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Understanding the US Electoral College and key election issues 

28th October 2020
Mark J Rozell

The United States (US) will on the 3rd of November 2020 chose between incumbent Donald Trump of the Republicans and former Vice President Joe Biden of the Democrats amid the coronavirus pandemics, which has affected how voting is conducted in the world’s biggest economy.

Trump (74) seeks re-election after trouncing Hillary Clinton in 2016, while Biden (77) is going for his first shot as Democratic nominee after previous unsuccessful spells.

US Presidents mostly succeed in their re-election bid, but there have been nine individuals who failed to garner a second term mandate, the latest being George W H. Bush, a Republican who served as the 41st US President between 1989 and 1993.

Dr Mark Rozell, a Dean of  the School of Policy and Government at George Mason University  in  Arlington, Virginia describes the complex US electoral system that will deliver the winner at the 3rd November elections.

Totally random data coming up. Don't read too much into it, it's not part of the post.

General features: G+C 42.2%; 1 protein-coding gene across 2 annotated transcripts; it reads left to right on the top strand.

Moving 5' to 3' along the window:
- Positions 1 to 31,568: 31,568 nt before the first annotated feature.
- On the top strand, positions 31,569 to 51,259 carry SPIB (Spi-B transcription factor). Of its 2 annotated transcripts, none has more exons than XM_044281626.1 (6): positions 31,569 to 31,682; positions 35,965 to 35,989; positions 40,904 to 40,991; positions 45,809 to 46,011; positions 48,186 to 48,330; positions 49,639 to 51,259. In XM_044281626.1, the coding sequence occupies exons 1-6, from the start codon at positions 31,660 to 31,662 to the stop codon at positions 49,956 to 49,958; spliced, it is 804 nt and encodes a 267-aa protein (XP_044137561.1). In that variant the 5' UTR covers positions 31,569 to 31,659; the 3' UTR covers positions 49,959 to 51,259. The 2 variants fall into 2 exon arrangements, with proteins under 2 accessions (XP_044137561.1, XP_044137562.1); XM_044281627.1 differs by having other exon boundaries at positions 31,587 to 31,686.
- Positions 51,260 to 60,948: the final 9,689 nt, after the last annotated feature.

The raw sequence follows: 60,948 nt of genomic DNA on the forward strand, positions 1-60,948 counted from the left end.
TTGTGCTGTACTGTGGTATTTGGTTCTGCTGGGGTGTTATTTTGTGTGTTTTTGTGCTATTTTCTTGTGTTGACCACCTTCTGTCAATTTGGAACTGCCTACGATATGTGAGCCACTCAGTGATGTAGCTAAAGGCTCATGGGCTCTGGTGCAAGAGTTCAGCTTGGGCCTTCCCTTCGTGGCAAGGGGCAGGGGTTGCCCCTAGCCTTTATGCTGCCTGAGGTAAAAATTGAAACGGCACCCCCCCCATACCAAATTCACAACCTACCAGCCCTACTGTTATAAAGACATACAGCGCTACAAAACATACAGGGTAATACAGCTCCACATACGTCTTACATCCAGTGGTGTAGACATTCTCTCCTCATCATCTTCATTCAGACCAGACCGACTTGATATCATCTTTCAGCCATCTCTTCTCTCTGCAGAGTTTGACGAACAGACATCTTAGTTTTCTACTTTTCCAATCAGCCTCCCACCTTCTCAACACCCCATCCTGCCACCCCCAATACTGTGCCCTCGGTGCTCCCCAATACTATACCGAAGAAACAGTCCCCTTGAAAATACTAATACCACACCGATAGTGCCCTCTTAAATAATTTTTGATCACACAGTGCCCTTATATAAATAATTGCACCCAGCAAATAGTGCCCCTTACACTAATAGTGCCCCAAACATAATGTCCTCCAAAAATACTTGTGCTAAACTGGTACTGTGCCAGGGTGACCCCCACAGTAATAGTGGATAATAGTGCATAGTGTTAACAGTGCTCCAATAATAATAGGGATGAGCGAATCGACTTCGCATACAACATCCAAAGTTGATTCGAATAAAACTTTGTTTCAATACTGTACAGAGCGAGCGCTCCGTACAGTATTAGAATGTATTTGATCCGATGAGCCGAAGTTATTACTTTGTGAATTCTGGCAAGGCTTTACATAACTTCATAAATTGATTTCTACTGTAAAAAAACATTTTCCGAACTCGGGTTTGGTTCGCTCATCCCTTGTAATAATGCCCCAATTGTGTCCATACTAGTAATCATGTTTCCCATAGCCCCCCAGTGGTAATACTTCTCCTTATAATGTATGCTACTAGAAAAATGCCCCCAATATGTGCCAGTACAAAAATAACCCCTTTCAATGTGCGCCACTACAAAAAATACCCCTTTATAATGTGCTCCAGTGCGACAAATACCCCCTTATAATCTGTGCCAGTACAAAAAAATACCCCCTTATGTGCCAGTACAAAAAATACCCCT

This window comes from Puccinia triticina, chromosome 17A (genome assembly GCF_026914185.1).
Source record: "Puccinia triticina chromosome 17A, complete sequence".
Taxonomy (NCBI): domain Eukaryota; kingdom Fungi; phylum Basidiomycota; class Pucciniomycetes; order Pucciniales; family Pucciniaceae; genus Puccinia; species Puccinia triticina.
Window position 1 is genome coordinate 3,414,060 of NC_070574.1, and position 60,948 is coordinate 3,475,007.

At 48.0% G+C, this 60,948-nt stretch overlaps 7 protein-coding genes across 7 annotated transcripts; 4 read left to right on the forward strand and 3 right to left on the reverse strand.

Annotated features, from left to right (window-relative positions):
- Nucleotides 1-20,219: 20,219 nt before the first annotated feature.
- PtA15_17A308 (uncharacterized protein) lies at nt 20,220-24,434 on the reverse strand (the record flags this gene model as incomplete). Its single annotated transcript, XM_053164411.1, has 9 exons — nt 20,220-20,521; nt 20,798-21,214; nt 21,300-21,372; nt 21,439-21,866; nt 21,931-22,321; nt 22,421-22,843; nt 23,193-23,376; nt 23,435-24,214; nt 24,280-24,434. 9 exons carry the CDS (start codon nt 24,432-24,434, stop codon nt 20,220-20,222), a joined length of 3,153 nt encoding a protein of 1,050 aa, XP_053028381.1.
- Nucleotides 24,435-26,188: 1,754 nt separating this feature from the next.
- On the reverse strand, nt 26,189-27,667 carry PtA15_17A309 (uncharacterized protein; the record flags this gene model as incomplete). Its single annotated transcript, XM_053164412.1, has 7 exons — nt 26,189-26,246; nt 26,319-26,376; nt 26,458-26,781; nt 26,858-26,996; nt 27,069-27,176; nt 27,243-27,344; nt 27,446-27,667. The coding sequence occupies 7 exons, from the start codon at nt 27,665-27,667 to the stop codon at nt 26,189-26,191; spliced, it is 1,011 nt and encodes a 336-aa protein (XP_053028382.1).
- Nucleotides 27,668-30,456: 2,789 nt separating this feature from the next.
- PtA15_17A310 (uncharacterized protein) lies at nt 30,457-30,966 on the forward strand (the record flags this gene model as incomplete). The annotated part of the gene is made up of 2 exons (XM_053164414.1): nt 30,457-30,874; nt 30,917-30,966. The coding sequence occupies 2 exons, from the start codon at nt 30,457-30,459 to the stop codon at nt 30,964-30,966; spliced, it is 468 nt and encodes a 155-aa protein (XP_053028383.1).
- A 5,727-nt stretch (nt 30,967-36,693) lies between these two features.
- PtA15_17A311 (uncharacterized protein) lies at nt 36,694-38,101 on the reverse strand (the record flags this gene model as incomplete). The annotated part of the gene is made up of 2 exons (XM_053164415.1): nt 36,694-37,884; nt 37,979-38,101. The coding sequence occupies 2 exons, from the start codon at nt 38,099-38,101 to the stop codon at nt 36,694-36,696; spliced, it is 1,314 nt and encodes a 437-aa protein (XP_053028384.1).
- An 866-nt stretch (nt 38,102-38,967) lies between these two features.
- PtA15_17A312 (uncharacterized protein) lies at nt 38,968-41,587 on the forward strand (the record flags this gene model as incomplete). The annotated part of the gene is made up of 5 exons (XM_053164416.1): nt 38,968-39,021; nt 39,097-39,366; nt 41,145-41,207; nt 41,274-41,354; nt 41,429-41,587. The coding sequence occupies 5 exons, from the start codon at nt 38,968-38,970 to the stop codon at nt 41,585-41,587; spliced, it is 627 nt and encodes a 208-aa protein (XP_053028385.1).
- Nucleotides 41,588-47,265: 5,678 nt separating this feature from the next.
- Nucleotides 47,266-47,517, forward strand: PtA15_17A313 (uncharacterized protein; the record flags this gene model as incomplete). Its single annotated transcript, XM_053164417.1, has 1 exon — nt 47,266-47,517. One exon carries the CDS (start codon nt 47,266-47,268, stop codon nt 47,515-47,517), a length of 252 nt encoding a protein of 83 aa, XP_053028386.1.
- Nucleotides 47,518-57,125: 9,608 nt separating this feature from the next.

“The founders of our Republic de-centralised  authority  significantly  in  creating  our  constitutional  system,  which  means that  they  gave  an  enormous  amount  of  independent  power  and  authority  to  State  and  local governments,” Dr Rozell told international media on Elections 2020 Virtual Reporting Tour.

Unlike  parliamentary  democracies, like Botswana the  United  States  does  not  have  all  of  the  national government elected in one year. They do not have what is commonly called mandate elections where  the  entire  federal  government  is  elected  all  in  one  election  cycle  giving  a  “mandate”  to  a particular political party to lead, and instead US have what are called staggered elections, elections over time.

The two house Congress, members of the House of Representatives have two-year long terms of office. Every two years the entire House of Representatives is up for re-election, but senators  serve  for  six  years  and  one  third  of  the  Senate is elected every  two  years.